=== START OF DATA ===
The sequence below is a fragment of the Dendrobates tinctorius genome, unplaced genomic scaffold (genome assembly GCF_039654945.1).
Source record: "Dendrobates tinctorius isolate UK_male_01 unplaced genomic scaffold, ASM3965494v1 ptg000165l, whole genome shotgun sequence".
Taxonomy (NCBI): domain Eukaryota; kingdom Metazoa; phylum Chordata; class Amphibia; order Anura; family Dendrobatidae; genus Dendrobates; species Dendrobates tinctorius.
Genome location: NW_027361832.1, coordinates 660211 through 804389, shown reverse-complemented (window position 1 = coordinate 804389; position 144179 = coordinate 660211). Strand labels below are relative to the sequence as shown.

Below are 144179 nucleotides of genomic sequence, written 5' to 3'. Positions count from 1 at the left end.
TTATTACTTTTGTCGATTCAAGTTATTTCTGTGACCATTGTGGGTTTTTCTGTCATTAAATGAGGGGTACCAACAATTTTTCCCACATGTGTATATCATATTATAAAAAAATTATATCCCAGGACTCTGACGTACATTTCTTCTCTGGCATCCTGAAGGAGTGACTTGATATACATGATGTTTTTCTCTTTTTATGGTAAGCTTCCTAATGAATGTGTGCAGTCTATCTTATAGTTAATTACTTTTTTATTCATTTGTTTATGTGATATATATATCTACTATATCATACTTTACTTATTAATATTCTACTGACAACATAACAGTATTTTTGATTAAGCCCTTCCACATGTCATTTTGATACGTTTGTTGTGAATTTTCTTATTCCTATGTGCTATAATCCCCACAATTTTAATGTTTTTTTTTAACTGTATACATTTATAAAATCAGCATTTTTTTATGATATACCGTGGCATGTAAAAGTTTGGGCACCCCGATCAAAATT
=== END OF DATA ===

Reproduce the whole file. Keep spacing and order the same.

The sequence below is a fragment of the Dendrobates tinctorius genome, unplaced genomic scaffold (genome assembly GCF_039654945.1).
Source record: "Dendrobates tinctorius isolate UK_male_01 unplaced genomic scaffold, ASM3965494v1 ptg000165l, whole genome shotgun sequence".
Taxonomy (NCBI): domain Eukaryota; kingdom Metazoa; phylum Chordata; class Amphibia; order Anura; family Dendrobatidae; genus Dendrobates; species Dendrobates tinctorius.
Genome location: NW_027361832.1, coordinates 660211 through 804389, shown reverse-complemented (window position 1 = coordinate 804389; position 144179 = coordinate 660211). Strand labels below are relative to the sequence as shown.

Below are 144179 nucleotides of genomic sequence, written 5' to 3'. Positions count from 1 at the left end.
TTATTACTTTTGTCGATTCAAGTTATTTCTGTGACCATTGTGGGTTTTTCTGTCATTAAATGAGGGGTACCAACAATTTTTCCCACATGTGTATATCATATTATAAAAAAATTATATCCCAGGACTCTGACGTACATTTCTTCTCTGGCATCCTGAAGGAGTGACTTGATATACATGATGTTTTTCTCTTTTTATGGTAAGCTTCCTAATGAATGTGTGCAGTCTATCTTATAGTTAATTACTTTTTTATTCATTTGTTTATGTGATATATATATCTACTATATCATACTTTACTTATTAATATTCTACTGACAACATAACAGTATTTTTGATTAAGCCCTTCCACATGTCATTTTGATACGTTTGTTGTGAATTTTCTTATTCCTATGTGCTATAATCCCCACAATTTTAATGTTTTTTTTTAACTGTATACATTTATAAAATCAGCATTTTTTTATGATATACCGTGGCATGTAAAAGTTTGGGCACCCCGATCAAAATT